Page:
The interaction of extracellular Na (Nao), K (Ko), and strophanthidin with the Na-K pump of the human red blood cell has been investigated. Inhibition by submaximal concentrations of strophanthidin rapidly reaches a level which does not increase further over a relatively long period of time. Under these circumstances, it is possible to apply a steady-state kinetic analysis to the interaction of Nao, Ko, and strophanthidin with the pump. In Na-free solutions, strophanthidin increases the apparent K1/2 of the pump for Ko, but does not change the form of the relation between the reciprocal of the active K influx (iMKP–1) and the reciprocal of [Ko] ([Ko]–1); the relation both in the presence and absence of strophanthidin is adequately described by a straight line. In solutions containing Na, strophanthidin changes the form of the curve describing the relation between iMKP–1 vs. [Ko]–1; the curve becomes more parabolic in solutions containing strophanthidin. The rate of ouabain binding to K-free cells has also been measured; in the absence of K, the rate of binding is unaffected by Nao. The data are considered in terms of a simple kinetic model.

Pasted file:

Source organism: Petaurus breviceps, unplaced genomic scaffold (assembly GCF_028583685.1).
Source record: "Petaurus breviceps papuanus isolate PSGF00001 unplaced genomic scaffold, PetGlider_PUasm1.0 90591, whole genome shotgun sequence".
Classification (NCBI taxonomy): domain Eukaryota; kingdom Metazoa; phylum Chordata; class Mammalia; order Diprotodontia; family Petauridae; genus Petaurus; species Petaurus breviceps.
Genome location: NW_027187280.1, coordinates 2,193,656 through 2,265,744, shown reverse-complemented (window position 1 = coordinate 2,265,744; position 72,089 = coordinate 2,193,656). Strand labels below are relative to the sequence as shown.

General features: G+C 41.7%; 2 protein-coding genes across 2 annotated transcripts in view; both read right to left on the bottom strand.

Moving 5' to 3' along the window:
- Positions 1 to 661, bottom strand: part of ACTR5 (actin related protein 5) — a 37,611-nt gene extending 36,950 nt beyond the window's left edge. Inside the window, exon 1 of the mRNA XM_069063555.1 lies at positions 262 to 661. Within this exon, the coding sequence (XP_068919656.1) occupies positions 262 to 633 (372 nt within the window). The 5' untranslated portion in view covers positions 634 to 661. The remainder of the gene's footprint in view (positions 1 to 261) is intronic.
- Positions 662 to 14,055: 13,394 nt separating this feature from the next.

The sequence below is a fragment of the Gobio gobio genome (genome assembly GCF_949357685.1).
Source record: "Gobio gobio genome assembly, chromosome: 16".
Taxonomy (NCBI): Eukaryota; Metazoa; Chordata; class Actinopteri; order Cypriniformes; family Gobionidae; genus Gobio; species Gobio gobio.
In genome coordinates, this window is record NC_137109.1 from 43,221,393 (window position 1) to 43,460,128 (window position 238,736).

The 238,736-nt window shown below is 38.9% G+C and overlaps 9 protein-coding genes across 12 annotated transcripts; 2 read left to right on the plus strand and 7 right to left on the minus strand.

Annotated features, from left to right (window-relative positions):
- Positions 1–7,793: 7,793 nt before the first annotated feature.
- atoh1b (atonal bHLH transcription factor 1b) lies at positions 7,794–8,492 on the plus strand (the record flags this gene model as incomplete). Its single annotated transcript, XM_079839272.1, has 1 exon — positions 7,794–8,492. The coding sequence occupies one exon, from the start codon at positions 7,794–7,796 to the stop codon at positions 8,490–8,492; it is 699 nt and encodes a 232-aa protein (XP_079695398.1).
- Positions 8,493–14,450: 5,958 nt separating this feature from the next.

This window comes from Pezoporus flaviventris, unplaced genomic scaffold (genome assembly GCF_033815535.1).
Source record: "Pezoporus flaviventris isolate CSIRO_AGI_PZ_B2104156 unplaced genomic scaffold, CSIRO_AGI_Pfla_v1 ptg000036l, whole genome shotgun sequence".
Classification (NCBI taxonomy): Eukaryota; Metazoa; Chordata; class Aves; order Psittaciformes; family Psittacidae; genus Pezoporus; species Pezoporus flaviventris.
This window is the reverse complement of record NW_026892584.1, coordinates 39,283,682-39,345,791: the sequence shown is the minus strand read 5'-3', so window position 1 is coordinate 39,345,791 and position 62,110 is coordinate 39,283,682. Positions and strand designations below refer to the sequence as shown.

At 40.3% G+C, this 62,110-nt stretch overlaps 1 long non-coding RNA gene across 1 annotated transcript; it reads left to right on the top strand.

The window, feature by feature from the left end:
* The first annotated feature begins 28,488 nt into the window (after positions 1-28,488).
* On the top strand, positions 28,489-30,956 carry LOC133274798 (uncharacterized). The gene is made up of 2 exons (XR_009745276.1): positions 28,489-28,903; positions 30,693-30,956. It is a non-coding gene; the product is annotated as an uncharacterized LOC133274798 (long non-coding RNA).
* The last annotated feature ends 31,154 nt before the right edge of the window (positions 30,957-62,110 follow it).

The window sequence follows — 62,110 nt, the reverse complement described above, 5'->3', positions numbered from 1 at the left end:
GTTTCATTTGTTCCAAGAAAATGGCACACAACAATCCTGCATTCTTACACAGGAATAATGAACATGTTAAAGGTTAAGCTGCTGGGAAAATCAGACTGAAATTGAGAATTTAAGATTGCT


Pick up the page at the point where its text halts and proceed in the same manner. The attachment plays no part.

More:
The findings can be explained if it is supposed that at low external K the form of the pump combined with one Nao is more likely to combine with strophanthidin than is the uncombined form of the pump. The uncombined form of the pump is more likely to combine with K even at very low Ko than with strophanthidin.